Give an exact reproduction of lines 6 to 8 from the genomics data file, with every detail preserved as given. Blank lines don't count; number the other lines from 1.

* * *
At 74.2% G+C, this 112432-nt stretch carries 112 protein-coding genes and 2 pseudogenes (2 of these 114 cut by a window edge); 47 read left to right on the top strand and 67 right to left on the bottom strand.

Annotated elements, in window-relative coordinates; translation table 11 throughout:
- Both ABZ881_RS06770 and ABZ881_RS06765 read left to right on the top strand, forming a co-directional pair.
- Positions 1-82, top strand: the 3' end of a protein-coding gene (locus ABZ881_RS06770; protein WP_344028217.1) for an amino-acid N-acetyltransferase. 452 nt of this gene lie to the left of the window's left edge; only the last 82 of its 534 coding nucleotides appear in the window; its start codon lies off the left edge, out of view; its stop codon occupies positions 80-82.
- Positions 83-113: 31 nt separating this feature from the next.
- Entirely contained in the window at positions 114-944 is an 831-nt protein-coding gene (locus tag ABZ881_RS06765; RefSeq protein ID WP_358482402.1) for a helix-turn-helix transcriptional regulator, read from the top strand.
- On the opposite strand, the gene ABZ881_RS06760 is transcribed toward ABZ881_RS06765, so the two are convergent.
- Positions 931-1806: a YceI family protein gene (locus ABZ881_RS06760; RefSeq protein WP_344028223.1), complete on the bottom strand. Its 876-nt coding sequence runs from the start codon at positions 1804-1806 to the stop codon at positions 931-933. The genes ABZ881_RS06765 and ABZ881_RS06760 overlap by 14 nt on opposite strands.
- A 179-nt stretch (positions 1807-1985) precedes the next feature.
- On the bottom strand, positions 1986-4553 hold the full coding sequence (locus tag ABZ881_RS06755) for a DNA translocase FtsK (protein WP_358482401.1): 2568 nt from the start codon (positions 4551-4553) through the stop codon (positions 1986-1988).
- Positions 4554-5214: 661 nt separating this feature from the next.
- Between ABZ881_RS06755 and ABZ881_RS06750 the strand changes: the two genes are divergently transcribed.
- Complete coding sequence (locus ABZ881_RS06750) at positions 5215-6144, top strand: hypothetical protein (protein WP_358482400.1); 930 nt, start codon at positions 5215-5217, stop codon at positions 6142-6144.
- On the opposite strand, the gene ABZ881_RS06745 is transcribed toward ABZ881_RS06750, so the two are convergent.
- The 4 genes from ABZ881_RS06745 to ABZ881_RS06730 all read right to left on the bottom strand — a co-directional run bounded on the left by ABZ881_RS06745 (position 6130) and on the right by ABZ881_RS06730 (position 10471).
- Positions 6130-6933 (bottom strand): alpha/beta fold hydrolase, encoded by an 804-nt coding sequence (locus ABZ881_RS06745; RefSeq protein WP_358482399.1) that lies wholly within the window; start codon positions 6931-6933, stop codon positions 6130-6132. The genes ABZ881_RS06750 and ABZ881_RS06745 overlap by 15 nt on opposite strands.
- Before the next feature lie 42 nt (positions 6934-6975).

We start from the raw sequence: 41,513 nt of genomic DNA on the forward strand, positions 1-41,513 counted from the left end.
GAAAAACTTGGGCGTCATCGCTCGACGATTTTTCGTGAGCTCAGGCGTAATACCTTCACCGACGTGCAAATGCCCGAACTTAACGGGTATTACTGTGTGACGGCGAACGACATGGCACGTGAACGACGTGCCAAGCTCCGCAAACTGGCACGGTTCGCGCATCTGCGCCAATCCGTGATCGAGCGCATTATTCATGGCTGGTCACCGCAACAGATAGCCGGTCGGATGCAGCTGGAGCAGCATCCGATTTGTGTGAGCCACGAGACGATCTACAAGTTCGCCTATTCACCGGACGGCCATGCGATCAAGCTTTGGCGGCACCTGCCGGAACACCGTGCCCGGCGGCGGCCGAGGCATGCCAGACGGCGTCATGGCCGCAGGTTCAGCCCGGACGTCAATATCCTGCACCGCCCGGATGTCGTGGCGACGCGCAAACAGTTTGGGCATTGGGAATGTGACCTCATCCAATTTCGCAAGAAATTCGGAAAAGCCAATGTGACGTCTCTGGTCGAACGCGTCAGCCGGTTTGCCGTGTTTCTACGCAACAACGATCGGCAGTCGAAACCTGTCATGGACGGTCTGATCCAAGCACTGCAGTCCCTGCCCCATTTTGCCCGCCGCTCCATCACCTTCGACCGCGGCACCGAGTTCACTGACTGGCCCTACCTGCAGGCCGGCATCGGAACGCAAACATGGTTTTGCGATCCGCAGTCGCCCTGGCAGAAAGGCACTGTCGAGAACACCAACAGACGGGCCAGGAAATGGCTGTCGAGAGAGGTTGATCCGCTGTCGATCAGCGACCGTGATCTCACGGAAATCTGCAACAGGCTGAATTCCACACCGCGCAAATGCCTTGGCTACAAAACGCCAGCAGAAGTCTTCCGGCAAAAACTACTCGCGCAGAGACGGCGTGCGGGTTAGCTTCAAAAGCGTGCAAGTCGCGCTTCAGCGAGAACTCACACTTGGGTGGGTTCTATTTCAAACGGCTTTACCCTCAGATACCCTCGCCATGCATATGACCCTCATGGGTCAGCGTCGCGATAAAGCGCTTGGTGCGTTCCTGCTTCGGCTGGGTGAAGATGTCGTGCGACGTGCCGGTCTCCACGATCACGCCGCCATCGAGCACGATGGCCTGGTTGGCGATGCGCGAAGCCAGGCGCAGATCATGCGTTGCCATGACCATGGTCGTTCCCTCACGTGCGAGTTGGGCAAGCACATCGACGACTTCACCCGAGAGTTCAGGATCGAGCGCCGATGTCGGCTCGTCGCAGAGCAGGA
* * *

- Entirely contained in the window at positions 114-944 is an 831-nt protein-coding gene (locus tag ABZ881_RS06765; RefSeq protein ID WP_358482402.1) for a helix-turn-helix transcriptional regulator, read from the top strand.
- On the opposite strand, the gene ABZ881_RS06760 is transcribed toward ABZ881_RS06765, so the two are convergent.
- Positions 931-1806: a YceI family protein gene (locus ABZ881_RS06760; RefSeq protein WP_344028223.1), complete on the bottom strand. Its 876-nt coding sequence runs from the start codon at positions 1804-1806 to the stop codon at positions 931-933. The genes ABZ881_RS06765 and ABZ881_RS06760 overlap by 14 nt on opposite strands.